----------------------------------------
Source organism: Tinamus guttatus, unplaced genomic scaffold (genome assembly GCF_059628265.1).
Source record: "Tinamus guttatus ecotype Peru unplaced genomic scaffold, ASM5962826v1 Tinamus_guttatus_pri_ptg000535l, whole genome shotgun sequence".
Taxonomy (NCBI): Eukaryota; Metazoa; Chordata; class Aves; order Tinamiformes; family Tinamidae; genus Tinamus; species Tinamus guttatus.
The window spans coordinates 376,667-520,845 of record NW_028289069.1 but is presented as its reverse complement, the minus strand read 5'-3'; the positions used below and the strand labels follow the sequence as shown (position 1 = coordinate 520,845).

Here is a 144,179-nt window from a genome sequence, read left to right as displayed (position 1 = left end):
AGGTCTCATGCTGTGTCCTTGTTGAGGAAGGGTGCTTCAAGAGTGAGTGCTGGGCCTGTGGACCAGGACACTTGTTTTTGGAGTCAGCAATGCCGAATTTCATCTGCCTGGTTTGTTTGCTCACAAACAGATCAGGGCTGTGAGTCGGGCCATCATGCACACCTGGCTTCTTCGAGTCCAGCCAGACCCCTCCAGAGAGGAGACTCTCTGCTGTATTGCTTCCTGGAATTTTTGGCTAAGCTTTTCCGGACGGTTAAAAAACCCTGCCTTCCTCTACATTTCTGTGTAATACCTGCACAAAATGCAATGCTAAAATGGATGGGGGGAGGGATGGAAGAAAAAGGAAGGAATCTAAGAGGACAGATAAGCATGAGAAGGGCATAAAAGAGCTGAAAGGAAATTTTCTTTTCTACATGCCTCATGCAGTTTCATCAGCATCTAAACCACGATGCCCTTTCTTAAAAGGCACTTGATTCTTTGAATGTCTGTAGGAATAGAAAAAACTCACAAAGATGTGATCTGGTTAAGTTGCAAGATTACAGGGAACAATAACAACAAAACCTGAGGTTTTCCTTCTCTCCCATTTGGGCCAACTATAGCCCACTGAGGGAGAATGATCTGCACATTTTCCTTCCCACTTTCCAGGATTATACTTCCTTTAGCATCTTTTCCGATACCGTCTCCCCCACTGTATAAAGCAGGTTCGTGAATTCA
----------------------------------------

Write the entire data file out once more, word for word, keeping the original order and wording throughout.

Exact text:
Source organism: Tinamus guttatus, unplaced genomic scaffold (genome assembly GCF_059628265.1).
Source record: "Tinamus guttatus ecotype Peru unplaced genomic scaffold, ASM5962826v1 Tinamus_guttatus_pri_ptg000535l, whole genome shotgun sequence".
Taxonomy (NCBI): Eukaryota; Metazoa; Chordata; class Aves; order Tinamiformes; family Tinamidae; genus Tinamus; species Tinamus guttatus.
The window spans coordinates 376,667-520,845 of record NW_028289069.1 but is presented as its reverse complement, the minus strand read 5'-3'; the positions used below and the strand labels follow the sequence as shown (position 1 = coordinate 520,845).

Here is a 144,179-nt window from a genome sequence, read left to right as displayed (position 1 = left end):
AGGTCTCATGCTGTGTCCTTGTTGAGGAAGGGTGCTTCAAGAGTGAGTGCTGGGCCTGTGGACCAGGACACTTGTTTTTGGAGTCAGCAATGCCGAATTTCATCTGCCTGGTTTGTTTGCTCACAAACAGATCAGGGCTGTGAGTCGGGCCATCATGCACACCTGGCTTCTTCGAGTCCAGCCAGACCCCTCCAGAGAGGAGACTCTCTGCTGTATTGCTTCCTGGAATTTTTGGCTAAGCTTTTCCGGACGGTTAAAAAACCCTGCCTTCCTCTACATTTCTGTGTAATACCTGCACAAAATGCAATGCTAAAATGGATGGGGGGAGGGATGGAAGAAAAAGGAAGGAATCTAAGAGGACAGATAAGCATGAGAAGGGCATAAAAGAGCTGAAAGGAAATTTTCTTTTCTACATGCCTCATGCAGTTTCATCAGCATCTAAACCACGATGCCCTTTCTTAAAAGGCACTTGATTCTTTGAATGTCTGTAGGAATAGAAAAAACTCACAAAGATGTGATCTGGTTAAGTTGCAAGATTACAGGGAACAATAACAACAAAACCTGAGGTTTTCCTTCTCTCCCATTTGGGCCAACTATAGCCCACTGAGGGAGAATGATCTGCACATTTTCCTTCCCACTTTCCAGGATTATACTTCCTTTAGCATCTTTTCCGATACCGTCTCCCCCACTGTATAAAGCAGGTTCGTGAATTCA